Constitution of the Republic of Korea, Article 31: (1) All citizens shall have an equal right to receive an education corresponding to their abilities. (2) All citizens who have children to support shall be responsible at least for their elementary education and other education as provided by Act. (3) Compulsory education shall be free of charge. (4) Independence, professionalism, and political impartiality of education and the autonomy of institutions of higher learning shall be guaranteed under the conditions as prescribed by Act. (5) The State shall promote lifelong education.

Is there a law or policy mandating the government (or its regulatory bodies) to implement sexuality education? Is there a law or policy prohibiting the government (or its regulatory bodies) from implementing sexuality education?edit question

Mandated.

The Ministry of Education, Science and Technology currently requires all schools to provide 15 hours of sex education per year. Nevertheless, teachers can be reluctant to broach the subject, with some educators reluctant even to mention sex at all. (SBS News, 학교 성교육 연간 최소 15시간으로 확대 출처 : SBS 뉴스 원본 링크 , 22 October 2012).

School Health Act, 2010, Article 9 (Health Care for Students): The head of a school shall provide health education and take necessary measures for the physical development and promotion of physical strength, the medical treatment and prevention of diseases and the prevention of drinking, smoking and misuse and abuse of medicine, and sex education, etc. of students.

Article 9-2 (Health Education): The Minister of Education, Science and Technology shall provide health education systematically to all the students of schools pursuant to Article 2 of the Elementary and Secondary Education Act. In such cases, matters necessary for the operation, such as timing of education, books, etc., shall be determined by the Minister of Education, Science and Technology.

Does the law mandate the provision of sexuality education to certain age groups? If so, which ones? Does the law prohibit the provision of sexuality education to certain age groups? If so, which ones?edit question

Sexuality education is taught beginning in the first year of elementary school through high school. Schools must provide 10-17 hours of sex education per year by a teacher who specializes in sex education. In high school, schools may opt to select “health” as an elective course, which includes sexuality education. (The Hankyoreh, New sex-ed guidelines forbid teaching about homosexuality, March 30, 2015).

Early age classes including information about reproductive health and gender roles and equality, according to a spokeswoman for the Education Ministry. Middle school stuents learn about STIs, contraception, pregnancy, sex and dating, masturbation and controlling sexual diesre. (Andrew Cherry and Mary Dillon, International Handbook of Adolescent Pregnancy: Medical, Psychosocial and Public Health Responses, 2014, p. 570).

Later classes from sixth grade through high school address sexual assault prevention, prostitution, AIDS, contraception and how to cope with sexual urges. (The Korea Herald, What should schools teach about sex?, July 23, 2012).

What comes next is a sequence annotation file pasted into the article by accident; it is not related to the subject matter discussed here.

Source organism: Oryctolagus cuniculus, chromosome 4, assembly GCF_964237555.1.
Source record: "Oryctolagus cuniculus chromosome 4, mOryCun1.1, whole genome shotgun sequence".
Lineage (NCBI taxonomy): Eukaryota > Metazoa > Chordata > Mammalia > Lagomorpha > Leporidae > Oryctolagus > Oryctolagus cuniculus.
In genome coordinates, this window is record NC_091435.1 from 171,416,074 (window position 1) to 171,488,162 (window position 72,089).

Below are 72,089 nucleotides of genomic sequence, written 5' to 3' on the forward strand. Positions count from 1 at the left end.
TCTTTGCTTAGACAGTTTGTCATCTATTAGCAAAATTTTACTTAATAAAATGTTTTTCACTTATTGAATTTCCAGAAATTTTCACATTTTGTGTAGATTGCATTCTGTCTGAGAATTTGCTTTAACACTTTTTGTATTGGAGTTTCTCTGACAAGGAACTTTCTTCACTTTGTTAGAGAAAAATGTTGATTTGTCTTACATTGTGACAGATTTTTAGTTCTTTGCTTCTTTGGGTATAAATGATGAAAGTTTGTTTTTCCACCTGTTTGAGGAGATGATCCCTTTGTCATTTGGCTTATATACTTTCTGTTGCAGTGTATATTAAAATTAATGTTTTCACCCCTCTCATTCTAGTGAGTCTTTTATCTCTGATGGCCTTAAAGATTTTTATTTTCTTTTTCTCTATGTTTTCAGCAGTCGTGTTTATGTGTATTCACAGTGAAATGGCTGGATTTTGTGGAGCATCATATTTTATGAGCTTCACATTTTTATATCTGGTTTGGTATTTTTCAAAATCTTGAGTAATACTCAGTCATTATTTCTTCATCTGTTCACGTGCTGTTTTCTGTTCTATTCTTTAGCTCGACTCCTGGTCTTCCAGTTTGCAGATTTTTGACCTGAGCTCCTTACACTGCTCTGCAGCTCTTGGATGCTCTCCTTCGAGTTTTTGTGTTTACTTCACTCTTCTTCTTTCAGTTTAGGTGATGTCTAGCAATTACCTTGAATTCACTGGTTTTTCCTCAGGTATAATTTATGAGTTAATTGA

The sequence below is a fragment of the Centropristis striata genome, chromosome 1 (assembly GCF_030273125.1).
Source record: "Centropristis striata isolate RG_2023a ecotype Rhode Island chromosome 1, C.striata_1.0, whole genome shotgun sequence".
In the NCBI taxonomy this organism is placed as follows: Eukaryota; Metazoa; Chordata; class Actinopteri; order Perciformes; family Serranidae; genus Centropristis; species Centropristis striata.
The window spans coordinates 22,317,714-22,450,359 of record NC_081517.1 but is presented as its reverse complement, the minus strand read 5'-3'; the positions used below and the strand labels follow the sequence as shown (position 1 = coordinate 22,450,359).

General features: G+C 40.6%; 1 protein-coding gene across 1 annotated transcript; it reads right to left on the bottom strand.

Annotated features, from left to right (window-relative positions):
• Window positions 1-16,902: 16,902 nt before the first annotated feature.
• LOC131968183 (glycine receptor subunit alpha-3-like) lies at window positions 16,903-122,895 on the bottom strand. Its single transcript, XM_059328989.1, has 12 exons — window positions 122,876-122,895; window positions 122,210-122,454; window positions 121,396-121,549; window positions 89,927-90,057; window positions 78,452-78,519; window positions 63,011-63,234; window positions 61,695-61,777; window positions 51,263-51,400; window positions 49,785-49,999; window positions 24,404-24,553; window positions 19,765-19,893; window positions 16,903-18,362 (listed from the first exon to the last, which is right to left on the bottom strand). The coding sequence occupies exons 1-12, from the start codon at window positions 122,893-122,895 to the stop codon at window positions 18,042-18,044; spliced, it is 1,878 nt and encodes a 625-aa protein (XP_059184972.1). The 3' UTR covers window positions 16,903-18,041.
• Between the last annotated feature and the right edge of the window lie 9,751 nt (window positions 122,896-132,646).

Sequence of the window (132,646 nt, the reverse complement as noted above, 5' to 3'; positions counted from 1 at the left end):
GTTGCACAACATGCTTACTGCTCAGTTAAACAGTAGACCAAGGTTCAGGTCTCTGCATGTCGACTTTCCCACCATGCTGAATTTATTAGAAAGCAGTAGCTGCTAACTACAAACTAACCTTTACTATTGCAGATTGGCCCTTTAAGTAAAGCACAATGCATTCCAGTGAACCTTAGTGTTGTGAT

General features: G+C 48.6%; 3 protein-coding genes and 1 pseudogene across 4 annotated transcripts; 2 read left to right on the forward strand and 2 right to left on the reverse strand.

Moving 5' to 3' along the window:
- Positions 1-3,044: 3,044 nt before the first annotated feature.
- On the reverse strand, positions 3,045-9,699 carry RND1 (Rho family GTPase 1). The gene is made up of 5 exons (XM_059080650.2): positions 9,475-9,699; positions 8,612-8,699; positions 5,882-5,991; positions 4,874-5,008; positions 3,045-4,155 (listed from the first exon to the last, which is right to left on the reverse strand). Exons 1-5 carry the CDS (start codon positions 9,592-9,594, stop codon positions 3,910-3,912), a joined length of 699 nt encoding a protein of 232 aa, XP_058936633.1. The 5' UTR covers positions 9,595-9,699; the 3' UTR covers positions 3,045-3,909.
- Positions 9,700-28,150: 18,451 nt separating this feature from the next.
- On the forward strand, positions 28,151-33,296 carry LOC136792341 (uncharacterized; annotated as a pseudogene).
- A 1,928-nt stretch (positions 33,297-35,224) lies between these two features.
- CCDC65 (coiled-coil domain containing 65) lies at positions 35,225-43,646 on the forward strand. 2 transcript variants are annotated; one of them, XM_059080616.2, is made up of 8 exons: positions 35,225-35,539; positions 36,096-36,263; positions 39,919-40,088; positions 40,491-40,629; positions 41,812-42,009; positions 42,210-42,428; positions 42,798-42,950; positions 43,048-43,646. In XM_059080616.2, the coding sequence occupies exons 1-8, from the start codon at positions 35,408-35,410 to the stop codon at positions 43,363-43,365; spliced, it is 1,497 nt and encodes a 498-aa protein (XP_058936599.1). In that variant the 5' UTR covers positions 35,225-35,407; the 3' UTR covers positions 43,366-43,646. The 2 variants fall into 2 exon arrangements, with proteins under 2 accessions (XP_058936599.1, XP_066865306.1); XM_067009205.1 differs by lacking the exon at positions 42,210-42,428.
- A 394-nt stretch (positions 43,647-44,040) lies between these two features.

Does the law mandate the provision of education on certain topics? If so, which ones? Does the law prohibit the provision of education on certain topics? If so, which ones?edit question

New guidelines were released in 2015 that exclude the discussion of homosexuality or of sexual minorities. In training material for sex-ed guidelines that was provided to schools by the education offices of each city and province on Mar. 29, the Ministry of Education states that “sex education is not intended to be an opportunity for teachers to share their views on sexuality” and that “teaching about homosexuality is not permitted.” Notably, the document also forbids the use of terminology indicating a variety of sexual orientations and orders schools to remove information about sexual minorities from their current curriculum.(The Hankyoreh, New sex-ed guidelines forbid teaching about homosexuality, March 30, 2015).

The sex education curriculum is comprised of four parts: human relationship and sexual psychology; human body development and sexual health; social environment and gender equality; and marriage and healthy family. All of these sections are embedded in the curriculum and designed to be school grade appropriate. The programming emphasizes knowledge about sex with the primary focus on safe sex, abstinence and virginity. (Andrew Cherry and Mary Dillon, International Handbook of Adolescent Pregnancy: Medical, Psychosocial and Public Health Responses, 2014, p. 570).

Could customary and/or religious law apply?edit question

No information.

Third party authorization for sexual and reproductive health services - general edit topic

Evaluation code: Yes

Is third party authorization in order to access any sexual and reproductive health services?edit question

Yes.

See the following section: Spousal consent to abortion

Evaluation code: No

Do young people require the consent of their parents or legal guardians in order to access any sexual and reproductive health service?edit question

No.

Could customary and/or religious law apply?edit question

No Customary and religious law / No information

Evaluation code: No consent requirement

Do young people require the consent of their parents or legal guardians in order to access oral contraceptives?edit question